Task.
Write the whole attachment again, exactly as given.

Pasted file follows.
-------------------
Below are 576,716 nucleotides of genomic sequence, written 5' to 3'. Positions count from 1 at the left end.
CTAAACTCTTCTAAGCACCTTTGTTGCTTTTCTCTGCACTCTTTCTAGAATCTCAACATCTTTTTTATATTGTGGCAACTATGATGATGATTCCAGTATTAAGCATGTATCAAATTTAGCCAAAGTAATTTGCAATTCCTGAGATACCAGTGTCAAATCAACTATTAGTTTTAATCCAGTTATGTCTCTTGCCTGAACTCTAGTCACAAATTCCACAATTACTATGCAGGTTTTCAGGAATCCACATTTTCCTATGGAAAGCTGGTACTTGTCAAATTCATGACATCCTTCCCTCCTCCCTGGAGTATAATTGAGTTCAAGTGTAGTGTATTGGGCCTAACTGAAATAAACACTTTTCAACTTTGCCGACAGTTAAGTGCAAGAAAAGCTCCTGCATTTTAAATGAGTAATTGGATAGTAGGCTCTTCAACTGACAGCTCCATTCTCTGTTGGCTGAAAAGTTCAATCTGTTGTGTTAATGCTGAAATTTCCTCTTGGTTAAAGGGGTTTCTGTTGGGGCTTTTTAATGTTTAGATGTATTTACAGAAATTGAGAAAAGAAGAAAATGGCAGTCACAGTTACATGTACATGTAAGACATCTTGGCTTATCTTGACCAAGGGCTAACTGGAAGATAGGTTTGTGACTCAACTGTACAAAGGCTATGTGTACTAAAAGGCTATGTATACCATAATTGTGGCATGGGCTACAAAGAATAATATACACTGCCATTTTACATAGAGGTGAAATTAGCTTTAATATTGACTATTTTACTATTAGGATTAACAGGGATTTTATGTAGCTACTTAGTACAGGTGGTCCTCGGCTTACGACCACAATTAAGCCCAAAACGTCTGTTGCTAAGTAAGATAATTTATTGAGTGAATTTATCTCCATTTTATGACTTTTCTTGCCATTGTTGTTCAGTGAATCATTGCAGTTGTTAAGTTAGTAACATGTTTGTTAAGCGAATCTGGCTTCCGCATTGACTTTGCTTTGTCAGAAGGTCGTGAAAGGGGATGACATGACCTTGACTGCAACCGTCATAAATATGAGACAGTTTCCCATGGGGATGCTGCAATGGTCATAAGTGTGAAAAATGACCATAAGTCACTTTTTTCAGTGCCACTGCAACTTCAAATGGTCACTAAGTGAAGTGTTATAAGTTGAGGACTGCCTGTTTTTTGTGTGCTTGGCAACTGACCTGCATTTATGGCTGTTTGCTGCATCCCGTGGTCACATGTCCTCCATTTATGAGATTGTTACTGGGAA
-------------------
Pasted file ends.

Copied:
Below are 576,716 nucleotides of genomic sequence, written 5' to 3'. Positions count from 1 at the left end.
CTAAACTCTTCTAAGCACCTTTGTTGCTTTTCTCTGCACTCTTTCTAGAATCTCAACATCTTTTTTATATTGTGGCAACTATGATGATGATTCCAGTATTAAGCATGTATCAAATTTAGCCAAAGTAATTTGCAATTCCTGAGATACCAGTGTCAAATCAACTATTAGTTTTAATCCAGTTATGTCTCTTGCCTGAACTCTAGTCACAAATTCCACAATTACTATGCAGGTTTTCAGGAATCCACATTTTCCTATGGAAAGCTGGTACTTGTCAAATTCATGACATCCTTCCCTCCTCCCTGGAGTATAATTGAGTTCAAGTGTAGTGTATTGGGCCTAACTGAAATAAACACTTTTCAACTTTGCCGACAGTTAAGTGCAAGAAAAGCTCCTGCATTTTAAATGAGTAATTGGATAGTAGGCTCTTCAACTGACAGCTCCATTCTCTGTTGGCTGAAAAGTTCAATCTGTTGTGTTAATGCTGAAATTTCCTCTTGGTTAAAGGGGTTTCTGTTGGGGCTTTTTAATGTTTAGATGTATTTACAGAAATTGAGAAAAGAAGAAAATGGCAGTCACAGTTACATGTACATGTAAGACATCTTGGCTTATCTTGACCAAGGGCTAACTGGAAGATAGGTTTGTGACTCAACTGTACAAAGGCTATGTGTACTAAAAGGCTATGTATACCATAATTGTGGCATGGGCTACAAAGAATAATATACACTGCCATTTTACATAGAGGTGAAATTAGCTTTAATATTGACTATTTTACTATTAGGATTAACAGGGATTTTATGTAGCTACTTAGTACAGGTGGTCCTCGGCTTACGACCACAATTAAGCCCAAAACGTCTGTTGCTAAGTAAGATAATTTATTGAGTGAATTTATCTCCATTTTATGACTTTTCTTGCCATTGTTGTTCAGTGAATCATTGCAGTTGTTAAGTTAGTAACATGTTTGTTAAGCGAATCTGGCTTCCGCATTGACTTTGCTTTGTCAGAAGGTCGTGAAAGGGGATGACATGACCTTGACTGCAACCGTCATAAATATGAGACAGTTTCCCATGGGGATGCTGCAATGGTCATAAGTGTGAAAAATGACCATAAGTCACTTTTTTCAGTGCCACTGCAACTTCAAATGGTCACTAAGTGAAGTGTTATAAGTTGAGGACTGCCTGTTTTTTGTGTGCTTGGCAACTGACCTGCATTTATGGCTGTTTGCTGCATCCCGTGGTCACATGTCCTCCATTTATGAGATTGTTACTGGGAA